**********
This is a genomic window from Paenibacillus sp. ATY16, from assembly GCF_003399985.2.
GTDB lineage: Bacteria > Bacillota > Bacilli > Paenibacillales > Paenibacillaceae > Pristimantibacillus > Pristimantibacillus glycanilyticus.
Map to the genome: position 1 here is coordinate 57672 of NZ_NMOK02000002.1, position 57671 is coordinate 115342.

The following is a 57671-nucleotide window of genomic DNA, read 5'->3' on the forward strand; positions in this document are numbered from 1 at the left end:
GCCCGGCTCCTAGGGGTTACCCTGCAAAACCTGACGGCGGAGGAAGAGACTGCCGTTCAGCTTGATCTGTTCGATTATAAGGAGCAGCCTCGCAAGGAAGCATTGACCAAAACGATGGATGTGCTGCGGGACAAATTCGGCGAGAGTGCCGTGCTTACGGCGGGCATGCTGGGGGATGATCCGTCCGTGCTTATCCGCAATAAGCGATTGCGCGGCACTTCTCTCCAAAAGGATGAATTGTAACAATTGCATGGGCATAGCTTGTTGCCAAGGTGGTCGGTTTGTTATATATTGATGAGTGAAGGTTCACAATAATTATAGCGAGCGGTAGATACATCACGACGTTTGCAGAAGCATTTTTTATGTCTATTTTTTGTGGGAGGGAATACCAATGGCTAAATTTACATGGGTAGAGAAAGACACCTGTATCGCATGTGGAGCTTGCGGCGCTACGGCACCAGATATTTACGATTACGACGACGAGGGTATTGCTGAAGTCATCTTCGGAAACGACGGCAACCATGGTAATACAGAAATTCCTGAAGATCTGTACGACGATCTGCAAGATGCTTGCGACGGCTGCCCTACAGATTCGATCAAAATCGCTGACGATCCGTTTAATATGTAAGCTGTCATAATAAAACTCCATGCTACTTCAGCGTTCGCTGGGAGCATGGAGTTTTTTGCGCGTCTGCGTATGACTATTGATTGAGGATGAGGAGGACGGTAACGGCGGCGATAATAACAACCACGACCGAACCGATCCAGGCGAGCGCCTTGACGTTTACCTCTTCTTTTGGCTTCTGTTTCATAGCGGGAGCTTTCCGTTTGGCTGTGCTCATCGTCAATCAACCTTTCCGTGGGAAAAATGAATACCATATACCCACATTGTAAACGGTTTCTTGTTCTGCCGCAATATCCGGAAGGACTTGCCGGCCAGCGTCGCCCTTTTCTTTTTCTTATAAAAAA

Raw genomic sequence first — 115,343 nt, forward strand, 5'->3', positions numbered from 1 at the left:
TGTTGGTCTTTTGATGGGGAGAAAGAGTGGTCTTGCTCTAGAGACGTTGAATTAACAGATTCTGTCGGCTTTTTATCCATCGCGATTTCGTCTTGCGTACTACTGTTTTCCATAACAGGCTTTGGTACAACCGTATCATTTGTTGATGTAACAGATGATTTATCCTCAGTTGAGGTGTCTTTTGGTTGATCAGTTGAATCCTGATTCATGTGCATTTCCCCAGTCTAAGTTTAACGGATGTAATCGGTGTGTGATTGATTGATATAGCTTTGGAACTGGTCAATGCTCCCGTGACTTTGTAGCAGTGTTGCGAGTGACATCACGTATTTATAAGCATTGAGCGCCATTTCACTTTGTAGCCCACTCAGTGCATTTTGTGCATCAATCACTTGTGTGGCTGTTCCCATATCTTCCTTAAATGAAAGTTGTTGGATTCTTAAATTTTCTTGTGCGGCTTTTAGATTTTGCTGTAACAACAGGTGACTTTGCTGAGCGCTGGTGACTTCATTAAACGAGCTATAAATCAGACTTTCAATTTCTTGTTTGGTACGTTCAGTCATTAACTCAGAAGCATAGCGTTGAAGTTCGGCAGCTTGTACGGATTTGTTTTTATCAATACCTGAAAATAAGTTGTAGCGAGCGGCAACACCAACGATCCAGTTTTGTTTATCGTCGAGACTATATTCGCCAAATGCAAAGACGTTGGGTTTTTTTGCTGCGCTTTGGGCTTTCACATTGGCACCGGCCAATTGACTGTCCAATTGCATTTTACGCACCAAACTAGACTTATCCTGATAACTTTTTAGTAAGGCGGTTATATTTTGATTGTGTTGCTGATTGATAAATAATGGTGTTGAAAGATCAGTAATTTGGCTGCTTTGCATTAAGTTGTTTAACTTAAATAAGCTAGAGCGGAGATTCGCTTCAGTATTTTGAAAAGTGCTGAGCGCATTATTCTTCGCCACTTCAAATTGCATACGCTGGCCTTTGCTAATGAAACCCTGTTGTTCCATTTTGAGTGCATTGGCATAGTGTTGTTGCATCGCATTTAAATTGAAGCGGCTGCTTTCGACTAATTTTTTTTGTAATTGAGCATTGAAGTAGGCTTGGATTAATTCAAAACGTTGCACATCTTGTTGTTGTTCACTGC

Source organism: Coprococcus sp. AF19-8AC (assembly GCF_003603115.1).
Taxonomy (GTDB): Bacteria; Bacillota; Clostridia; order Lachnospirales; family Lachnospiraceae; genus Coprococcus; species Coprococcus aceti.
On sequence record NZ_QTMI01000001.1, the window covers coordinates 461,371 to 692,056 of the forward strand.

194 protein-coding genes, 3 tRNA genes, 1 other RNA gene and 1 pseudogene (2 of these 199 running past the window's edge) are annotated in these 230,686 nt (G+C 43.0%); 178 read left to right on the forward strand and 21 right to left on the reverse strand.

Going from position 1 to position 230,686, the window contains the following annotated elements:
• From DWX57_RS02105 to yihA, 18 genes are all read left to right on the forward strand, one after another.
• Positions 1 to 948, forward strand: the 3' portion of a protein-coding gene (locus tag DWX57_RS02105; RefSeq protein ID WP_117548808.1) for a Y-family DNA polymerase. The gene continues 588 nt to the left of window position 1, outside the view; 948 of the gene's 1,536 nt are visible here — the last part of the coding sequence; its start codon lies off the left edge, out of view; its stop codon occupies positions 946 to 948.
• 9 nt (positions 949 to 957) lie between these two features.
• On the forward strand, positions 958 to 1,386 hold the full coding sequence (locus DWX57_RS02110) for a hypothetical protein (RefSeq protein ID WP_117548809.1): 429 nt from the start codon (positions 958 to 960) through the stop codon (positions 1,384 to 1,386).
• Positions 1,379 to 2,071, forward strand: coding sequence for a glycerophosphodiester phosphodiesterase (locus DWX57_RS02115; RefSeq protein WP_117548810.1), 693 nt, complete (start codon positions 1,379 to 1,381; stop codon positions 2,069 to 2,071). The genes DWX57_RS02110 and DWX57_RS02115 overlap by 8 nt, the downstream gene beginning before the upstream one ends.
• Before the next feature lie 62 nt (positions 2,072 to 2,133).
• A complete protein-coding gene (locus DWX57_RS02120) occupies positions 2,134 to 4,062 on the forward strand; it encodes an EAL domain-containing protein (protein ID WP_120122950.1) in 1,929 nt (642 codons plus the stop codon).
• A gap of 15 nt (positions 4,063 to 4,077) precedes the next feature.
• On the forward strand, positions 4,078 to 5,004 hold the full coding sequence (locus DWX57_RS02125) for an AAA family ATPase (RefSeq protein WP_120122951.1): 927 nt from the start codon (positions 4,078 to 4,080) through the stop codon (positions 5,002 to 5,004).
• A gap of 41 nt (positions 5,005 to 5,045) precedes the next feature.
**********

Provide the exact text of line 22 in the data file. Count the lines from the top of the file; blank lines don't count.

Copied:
• A gap of 41 nt (positions 5,005 to 5,045) precedes the next feature.